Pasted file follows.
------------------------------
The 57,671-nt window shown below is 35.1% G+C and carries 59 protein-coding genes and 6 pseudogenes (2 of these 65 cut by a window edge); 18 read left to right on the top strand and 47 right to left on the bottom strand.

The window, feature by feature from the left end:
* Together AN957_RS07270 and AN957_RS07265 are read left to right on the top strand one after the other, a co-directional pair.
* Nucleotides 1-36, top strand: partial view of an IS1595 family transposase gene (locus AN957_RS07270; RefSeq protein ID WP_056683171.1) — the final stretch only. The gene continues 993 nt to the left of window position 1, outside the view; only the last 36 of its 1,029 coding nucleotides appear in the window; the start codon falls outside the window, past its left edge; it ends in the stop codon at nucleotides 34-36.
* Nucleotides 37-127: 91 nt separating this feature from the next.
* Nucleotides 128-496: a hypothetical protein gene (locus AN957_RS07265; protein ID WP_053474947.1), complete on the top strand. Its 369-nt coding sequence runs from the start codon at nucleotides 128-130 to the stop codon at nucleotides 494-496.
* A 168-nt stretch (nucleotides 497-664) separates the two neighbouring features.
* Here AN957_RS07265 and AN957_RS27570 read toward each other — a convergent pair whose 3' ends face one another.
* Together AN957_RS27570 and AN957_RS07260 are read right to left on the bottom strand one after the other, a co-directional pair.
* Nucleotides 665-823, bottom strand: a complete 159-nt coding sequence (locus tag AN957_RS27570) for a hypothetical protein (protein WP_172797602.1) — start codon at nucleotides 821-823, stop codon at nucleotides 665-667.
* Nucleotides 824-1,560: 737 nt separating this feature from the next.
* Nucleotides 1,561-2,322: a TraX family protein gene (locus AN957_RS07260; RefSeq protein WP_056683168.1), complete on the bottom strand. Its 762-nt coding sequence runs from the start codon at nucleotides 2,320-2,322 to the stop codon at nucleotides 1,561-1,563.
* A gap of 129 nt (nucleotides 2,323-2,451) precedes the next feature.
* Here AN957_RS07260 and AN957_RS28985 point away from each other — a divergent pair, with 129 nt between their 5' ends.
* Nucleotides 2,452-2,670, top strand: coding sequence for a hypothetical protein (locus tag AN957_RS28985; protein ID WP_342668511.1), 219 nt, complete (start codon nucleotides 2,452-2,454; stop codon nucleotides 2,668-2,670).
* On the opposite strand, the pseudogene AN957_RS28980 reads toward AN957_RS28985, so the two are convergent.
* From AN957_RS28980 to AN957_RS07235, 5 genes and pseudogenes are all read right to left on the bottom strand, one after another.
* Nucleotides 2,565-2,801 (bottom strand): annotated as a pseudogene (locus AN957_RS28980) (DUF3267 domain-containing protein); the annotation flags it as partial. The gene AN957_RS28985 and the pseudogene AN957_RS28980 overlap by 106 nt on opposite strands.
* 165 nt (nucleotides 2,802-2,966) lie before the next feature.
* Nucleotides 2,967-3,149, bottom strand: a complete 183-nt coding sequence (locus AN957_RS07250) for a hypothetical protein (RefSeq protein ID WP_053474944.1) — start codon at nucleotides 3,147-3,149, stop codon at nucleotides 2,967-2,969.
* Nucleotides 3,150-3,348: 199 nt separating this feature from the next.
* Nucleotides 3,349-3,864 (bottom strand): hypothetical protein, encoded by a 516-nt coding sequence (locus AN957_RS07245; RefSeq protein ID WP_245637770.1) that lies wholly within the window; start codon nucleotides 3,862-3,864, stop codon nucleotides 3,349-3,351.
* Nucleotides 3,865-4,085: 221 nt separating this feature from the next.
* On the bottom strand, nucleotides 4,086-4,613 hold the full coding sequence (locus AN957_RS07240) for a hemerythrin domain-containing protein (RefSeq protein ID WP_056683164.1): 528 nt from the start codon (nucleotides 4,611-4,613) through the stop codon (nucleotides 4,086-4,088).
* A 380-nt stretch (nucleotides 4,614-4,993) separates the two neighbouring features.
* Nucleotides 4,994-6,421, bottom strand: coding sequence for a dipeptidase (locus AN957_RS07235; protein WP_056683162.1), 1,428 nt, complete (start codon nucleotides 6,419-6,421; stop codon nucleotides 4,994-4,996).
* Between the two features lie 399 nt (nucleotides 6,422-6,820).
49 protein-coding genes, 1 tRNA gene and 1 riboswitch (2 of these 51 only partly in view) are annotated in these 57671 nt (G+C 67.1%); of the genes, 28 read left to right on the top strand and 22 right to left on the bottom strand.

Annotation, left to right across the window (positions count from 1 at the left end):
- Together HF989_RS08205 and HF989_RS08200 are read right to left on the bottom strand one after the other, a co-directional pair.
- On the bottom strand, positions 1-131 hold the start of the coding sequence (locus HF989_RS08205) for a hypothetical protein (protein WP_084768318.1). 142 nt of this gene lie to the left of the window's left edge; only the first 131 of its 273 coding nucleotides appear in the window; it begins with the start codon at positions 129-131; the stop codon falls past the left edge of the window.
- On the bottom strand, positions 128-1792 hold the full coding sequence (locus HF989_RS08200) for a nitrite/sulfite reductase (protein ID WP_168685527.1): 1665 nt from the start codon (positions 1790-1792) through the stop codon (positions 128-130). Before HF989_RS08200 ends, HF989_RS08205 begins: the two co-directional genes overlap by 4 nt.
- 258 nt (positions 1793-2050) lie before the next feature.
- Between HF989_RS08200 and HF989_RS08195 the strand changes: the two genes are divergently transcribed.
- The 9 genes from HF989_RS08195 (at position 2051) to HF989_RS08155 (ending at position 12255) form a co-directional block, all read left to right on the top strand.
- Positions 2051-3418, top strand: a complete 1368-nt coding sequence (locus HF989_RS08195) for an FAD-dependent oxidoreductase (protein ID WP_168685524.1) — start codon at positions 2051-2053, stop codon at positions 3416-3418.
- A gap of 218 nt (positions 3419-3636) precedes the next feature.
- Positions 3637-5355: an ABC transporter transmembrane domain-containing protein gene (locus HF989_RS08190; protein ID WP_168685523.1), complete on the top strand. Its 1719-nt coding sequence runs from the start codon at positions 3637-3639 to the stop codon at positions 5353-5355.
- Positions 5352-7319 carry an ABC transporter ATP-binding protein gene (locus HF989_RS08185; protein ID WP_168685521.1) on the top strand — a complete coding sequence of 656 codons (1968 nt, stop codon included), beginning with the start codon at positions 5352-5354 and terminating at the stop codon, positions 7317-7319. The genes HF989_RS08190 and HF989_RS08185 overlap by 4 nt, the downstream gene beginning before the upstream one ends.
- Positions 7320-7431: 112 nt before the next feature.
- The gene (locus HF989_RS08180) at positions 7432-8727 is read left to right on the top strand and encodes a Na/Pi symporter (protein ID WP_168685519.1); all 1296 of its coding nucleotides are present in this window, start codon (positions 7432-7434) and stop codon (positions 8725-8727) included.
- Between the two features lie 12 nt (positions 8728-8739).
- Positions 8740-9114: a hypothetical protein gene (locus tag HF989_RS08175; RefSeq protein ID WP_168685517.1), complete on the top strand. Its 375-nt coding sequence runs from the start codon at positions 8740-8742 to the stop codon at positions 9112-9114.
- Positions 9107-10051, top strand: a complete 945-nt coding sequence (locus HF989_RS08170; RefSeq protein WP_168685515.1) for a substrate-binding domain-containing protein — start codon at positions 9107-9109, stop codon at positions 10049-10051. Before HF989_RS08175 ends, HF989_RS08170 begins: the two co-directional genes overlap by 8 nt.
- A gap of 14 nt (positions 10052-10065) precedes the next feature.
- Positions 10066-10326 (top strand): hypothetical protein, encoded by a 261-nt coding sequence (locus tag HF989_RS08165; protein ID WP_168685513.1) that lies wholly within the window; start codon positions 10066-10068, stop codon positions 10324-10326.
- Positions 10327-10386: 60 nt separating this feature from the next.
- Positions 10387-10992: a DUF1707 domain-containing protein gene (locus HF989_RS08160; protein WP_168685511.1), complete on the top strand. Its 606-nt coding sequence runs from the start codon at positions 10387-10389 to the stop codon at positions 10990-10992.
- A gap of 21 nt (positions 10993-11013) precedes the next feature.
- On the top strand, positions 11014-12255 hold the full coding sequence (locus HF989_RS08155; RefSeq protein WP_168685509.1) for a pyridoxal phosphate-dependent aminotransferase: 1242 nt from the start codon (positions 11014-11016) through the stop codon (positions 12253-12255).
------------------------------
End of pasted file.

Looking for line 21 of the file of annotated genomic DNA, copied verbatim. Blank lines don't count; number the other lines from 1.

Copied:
* Nucleotides 3,150-3,348: 199 nt separating this feature from the next.